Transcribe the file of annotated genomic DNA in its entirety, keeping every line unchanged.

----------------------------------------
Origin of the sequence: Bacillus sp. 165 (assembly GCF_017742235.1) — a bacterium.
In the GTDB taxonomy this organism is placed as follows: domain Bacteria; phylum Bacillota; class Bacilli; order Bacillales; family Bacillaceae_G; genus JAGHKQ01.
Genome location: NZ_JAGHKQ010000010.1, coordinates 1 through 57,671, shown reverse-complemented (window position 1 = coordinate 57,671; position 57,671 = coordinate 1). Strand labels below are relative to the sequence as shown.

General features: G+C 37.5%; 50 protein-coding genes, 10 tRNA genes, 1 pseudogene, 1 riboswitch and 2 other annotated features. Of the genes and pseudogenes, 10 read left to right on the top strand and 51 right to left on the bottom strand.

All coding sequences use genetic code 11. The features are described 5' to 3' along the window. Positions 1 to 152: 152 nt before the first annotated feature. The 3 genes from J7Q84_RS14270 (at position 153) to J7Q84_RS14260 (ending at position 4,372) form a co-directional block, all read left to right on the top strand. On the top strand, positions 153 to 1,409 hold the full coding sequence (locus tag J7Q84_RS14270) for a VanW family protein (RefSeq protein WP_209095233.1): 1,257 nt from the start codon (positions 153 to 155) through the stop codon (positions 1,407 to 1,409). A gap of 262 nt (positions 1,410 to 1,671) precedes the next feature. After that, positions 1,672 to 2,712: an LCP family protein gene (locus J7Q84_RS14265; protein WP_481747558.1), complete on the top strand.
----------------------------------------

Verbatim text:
Origin of the sequence: Bacillus sp. 165 (assembly GCF_017742235.1) — a bacterium.
In the GTDB taxonomy this organism is placed as follows: domain Bacteria; phylum Bacillota; class Bacilli; order Bacillales; family Bacillaceae_G; genus JAGHKQ01.
Genome location: NZ_JAGHKQ010000010.1, coordinates 1 through 57,671, shown reverse-complemented (window position 1 = coordinate 57,671; position 57,671 = coordinate 1). Strand labels below are relative to the sequence as shown.

General features: G+C 37.5%; 50 protein-coding genes, 10 tRNA genes, 1 pseudogene, 1 riboswitch and 2 other annotated features. Of the genes and pseudogenes, 10 read left to right on the top strand and 51 right to left on the bottom strand.

All coding sequences use genetic code 11. The features are described 5' to 3' along the window. Positions 1 to 152: 152 nt before the first annotated feature. The 3 genes from J7Q84_RS14270 (at position 153) to J7Q84_RS14260 (ending at position 4,372) form a co-directional block, all read left to right on the top strand. On the top strand, positions 153 to 1,409 hold the full coding sequence (locus tag J7Q84_RS14270) for a VanW family protein (RefSeq protein WP_209095233.1): 1,257 nt from the start codon (positions 153 to 155) through the stop codon (positions 1,407 to 1,409). A gap of 262 nt (positions 1,410 to 1,671) precedes the next feature. After that, positions 1,672 to 2,712: an LCP family protein gene (locus J7Q84_RS14265; protein WP_481747558.1), complete on the top strand.